Simon Elliott, head of research at Winterflood, says net asset value (NAV) has increased by just 66%, compared with 85% of the FTSE All Share index and 79% for the FTSE World ex-UK index.
He says: “Alliance Trust continues to disappoint. Investment performance is, at best, dull and, in our view, made less attractive by considerable style drift.
“This fund was once characterised by its conservative investment approach which protected shareholders’ funds in difficult markets.
“This is no longer true as evidenced by the fund’s struggles in the second half of last year while outperforming year‐to‐date. We believe that this is a function of the considerable change in investment personnel at Alliance over the last few years.”
The head of research says both Alliance Trust Savings and Alliance Trust Investments continue to lose money, having shelled out £50m and £10m, respectively, in accumulated losses. (article continues below)
Elliott says he regards the loss-making subsidiaries as a “jam tomorrow story”, adding that investors would have to make “herculean assumptions before it starts to make a meaningful contribution to the fund’s income account or NAV”.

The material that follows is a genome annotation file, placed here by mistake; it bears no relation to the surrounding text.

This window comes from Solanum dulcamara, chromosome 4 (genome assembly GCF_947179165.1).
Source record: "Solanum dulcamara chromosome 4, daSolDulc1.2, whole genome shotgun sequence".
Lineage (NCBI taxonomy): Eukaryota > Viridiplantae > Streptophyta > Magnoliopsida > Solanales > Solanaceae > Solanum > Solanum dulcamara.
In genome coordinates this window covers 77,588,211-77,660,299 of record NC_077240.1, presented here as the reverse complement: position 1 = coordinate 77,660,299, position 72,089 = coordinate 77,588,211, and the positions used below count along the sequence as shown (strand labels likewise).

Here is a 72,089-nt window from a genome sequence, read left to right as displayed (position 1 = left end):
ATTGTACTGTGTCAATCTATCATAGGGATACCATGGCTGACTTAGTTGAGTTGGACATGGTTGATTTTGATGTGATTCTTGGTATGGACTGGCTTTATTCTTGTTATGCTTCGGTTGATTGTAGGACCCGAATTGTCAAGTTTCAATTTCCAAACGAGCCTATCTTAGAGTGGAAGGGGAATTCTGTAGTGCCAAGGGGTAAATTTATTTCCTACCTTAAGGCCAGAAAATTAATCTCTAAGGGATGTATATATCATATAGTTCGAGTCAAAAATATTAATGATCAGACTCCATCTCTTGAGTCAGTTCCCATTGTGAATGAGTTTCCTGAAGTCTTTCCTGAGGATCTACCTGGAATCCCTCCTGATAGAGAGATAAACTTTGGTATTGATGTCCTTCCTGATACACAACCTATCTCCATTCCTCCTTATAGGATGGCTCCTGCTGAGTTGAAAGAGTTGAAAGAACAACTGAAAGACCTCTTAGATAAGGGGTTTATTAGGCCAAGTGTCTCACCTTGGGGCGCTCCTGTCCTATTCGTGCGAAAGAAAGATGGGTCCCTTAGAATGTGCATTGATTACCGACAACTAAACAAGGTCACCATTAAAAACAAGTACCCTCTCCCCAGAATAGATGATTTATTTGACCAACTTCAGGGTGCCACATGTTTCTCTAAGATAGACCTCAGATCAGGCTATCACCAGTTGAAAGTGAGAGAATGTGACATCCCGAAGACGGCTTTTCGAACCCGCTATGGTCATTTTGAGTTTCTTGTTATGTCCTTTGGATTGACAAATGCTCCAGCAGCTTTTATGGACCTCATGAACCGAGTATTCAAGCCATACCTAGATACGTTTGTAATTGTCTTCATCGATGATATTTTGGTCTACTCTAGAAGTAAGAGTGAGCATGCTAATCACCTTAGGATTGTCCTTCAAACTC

In a similar vein, though Alliance Trust Investments permits the recruitment of new investment managers with the promise of seeding funds, “it would need to grow 20x before being profitable”, says Elliott.
He adds: “When the buyback policy was introduced last year the stated intention was to move the fund’s discount in line with its peers.
“However the intention now appears to be more focused on reducing discount volatility. Consequently, it would appear that the chances of the discount narrowing materially from here are slim.
“Against this backdrop we would suggest that shareholders take advantage of the buyback policy, while it lasts, to make a hasty exit. There are other, far more attractive, investment trusts available.”